Artist Date 84: Moreloveletters

2014-08-16 23.04.48

“If you can read this, then it’s yours! Enjoy!”

I’m standing in the bathroom at Weight Watchers with Leah.  A brown envelope sitting on top of the tampon machine catches my attention.

There’s a hashtag on it: #moreloveletters as well as a website: moreloveletters.com.  Inside is a card with an owl and the words “yooo-hoo!”  And inside that are these words:

“Dear Amazing Person,

You are the lovely recipient of a card from moi! A total complete stranger! Not the creepy kind, more like a loving kind to tell you how awesome you are! Every day as you grow you become more and more amazing! Don’t ever doubt yourself!  You rock!  Keep smiling! Share joy with others!  Lots of hugs, Sunshine”

A wave of joy and gratitude washes over my body.  It is an auspicious beginning to my Artist Date – number 84 – which in my mind doesn’t begin until this evening.  I have treated myself to a front row ticket for the Chicago Human Rhythm Project.  I wasn’t familiar with it, but I liked the sound of it.  And already, the magic of the Artist Date – the magic of being filled up – has begun.

I am reminded of my spiritual business teacher Anne Sagendorph Moon, who taught me that money begets money.  That I am able to receive only by giving.  And to tithe the sources of my inspiration.

I recall another of Anne’s students getting two, crisp, $100 bills from the bank, dropping them in the hands of two complete strangers and running away, grinning.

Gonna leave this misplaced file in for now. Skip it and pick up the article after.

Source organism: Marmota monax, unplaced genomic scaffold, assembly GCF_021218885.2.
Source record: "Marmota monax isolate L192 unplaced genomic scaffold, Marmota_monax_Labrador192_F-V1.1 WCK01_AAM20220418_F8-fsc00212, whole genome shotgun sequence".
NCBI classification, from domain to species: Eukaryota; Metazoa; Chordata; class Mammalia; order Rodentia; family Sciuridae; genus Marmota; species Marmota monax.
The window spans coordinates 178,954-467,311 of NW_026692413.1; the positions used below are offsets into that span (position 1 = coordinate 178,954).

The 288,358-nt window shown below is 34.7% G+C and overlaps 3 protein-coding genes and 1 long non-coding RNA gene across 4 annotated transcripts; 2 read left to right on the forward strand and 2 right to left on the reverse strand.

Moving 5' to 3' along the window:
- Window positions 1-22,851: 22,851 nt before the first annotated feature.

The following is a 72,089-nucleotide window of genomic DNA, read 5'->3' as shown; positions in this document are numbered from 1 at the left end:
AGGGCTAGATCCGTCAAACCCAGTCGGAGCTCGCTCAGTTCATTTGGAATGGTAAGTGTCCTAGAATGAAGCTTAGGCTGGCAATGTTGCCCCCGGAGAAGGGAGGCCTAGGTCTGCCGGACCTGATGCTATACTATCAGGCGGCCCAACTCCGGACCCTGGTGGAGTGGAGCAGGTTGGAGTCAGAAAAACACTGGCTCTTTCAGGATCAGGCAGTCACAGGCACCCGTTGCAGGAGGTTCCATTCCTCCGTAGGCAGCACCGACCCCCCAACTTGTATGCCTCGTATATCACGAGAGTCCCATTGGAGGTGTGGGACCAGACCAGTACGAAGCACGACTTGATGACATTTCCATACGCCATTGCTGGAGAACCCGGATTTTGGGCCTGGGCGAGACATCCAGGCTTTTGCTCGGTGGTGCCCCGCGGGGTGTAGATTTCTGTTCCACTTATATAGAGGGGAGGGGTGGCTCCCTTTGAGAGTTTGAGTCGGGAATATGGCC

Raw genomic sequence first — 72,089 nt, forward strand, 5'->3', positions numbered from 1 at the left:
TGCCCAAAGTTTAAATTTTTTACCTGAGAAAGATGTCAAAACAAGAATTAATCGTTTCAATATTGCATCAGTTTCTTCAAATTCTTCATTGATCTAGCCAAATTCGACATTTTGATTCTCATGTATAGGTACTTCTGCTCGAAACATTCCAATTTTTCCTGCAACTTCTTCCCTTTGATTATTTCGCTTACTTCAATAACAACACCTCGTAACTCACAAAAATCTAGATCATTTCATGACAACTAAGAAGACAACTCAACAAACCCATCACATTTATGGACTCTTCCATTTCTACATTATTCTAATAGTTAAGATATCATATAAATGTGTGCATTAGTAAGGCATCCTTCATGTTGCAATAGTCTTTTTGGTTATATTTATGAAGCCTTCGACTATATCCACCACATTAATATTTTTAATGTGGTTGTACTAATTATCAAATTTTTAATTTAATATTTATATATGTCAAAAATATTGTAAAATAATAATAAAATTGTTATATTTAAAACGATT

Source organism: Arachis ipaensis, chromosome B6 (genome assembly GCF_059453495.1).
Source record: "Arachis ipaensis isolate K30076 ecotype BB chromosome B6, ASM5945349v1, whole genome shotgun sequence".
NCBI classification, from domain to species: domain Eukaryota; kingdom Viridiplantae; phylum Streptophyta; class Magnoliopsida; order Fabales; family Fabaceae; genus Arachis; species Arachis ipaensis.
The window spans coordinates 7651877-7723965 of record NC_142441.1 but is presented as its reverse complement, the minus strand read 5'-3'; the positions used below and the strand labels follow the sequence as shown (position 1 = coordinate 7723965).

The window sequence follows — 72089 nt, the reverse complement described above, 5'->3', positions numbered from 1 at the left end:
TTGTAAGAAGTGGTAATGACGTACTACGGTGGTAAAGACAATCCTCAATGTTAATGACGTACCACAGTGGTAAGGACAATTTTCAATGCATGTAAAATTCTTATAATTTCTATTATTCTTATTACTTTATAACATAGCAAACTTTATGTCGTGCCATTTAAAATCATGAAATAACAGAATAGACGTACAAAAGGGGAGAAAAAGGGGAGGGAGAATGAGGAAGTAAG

This note in my hand feels like a $100 bill.  My life feels magical and full of possibilities.  I want to deliver my own little brown-wrapped notecards of love into the world.

And for the rest of the day, I do.  Energetically giving and receiving loveletters until I can pen my own and join this crazy, mad, lovely movement.  Hoping that love begets love.

I text the chef – a man I’ve just begun dating.  I recall it is a day of great transition for him and I wish him well.  I do not ask him any questions, nothing that requires action or a response on his part.  I receive one anyway.  “Was thinking of you…Funny.”

I call out a message of encouragement to the woman in the dressing room next to mine at Intimacy – a upscale lingerie shop.  An invitation to treat herself.  She has just let out a squeal of joy.  That “aha-you’ve-changed-my-life-with-the-right-size-bra-and-thank-you-for-showing-me-how-to-wear-it-properly” cry of relief.  I know it.  I’ve had it here.  More than once.

She laments, “Now I have to make choices.  I’ve never had choices.”

“Buy them all,” I yell through the walls.  Laughter.  Hers.  The salesperson’s.  My own.  A host of other women behind closed doors.  “Seriously.  Do it.”

I don’t know what she does, but I leave smiling with a bag full of lacy bits.  Bras and panties.  Silky. Filmy. Embroidered. Embellished.  The price tags make me giggle.  $40.  $65.  $110.  Ridiculous.  Each rings up at 70 percent off.  A sexy little loveletter to myself.